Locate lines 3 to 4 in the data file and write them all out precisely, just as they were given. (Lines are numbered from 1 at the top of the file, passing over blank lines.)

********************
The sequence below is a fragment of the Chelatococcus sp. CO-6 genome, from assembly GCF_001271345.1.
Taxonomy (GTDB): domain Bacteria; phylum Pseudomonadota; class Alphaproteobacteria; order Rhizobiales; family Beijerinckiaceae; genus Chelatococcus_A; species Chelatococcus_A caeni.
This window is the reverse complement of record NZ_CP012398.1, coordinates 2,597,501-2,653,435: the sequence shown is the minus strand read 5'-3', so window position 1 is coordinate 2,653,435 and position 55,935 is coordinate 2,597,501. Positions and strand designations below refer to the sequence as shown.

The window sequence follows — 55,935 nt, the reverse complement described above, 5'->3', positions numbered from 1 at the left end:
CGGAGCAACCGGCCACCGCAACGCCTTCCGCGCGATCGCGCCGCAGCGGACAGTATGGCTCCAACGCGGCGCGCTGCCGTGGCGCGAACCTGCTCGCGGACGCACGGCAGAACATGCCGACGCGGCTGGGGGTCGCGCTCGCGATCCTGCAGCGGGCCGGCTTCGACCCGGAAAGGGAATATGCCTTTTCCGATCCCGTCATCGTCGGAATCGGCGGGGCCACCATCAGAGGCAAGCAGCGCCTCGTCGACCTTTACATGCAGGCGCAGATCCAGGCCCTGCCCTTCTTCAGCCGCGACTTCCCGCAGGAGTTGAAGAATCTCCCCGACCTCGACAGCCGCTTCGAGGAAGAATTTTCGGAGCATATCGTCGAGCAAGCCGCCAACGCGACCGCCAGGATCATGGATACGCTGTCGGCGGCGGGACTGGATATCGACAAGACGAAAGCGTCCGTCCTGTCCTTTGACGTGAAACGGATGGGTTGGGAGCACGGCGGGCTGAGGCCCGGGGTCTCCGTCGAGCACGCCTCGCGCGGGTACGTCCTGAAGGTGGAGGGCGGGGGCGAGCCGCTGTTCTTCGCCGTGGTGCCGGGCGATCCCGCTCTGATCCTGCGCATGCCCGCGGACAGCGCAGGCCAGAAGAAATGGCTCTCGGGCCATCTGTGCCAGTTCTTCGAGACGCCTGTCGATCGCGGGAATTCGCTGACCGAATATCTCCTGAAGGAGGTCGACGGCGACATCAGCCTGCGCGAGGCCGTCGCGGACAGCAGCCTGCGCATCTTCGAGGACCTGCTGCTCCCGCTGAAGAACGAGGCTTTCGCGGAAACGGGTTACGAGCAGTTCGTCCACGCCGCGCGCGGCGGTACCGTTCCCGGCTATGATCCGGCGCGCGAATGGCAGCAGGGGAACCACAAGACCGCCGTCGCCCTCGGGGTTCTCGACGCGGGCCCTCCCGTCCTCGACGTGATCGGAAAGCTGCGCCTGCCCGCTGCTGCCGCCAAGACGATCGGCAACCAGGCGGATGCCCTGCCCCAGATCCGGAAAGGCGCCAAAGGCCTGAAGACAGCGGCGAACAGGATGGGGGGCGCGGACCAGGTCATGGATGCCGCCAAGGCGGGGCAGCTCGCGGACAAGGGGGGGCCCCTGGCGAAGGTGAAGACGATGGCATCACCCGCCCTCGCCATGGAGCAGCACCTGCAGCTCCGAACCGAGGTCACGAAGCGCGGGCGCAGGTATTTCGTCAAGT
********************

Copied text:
This window is the reverse complement of record NZ_CP012398.1, coordinates 2,597,501-2,653,435: the sequence shown is the minus strand read 5'-3', so window position 1 is coordinate 2,653,435 and position 55,935 is coordinate 2,597,501. Positions and strand designations below refer to the sequence as shown.

The window sequence follows — 55,935 nt, the reverse complement described above, 5'->3', positions numbered from 1 at the left end: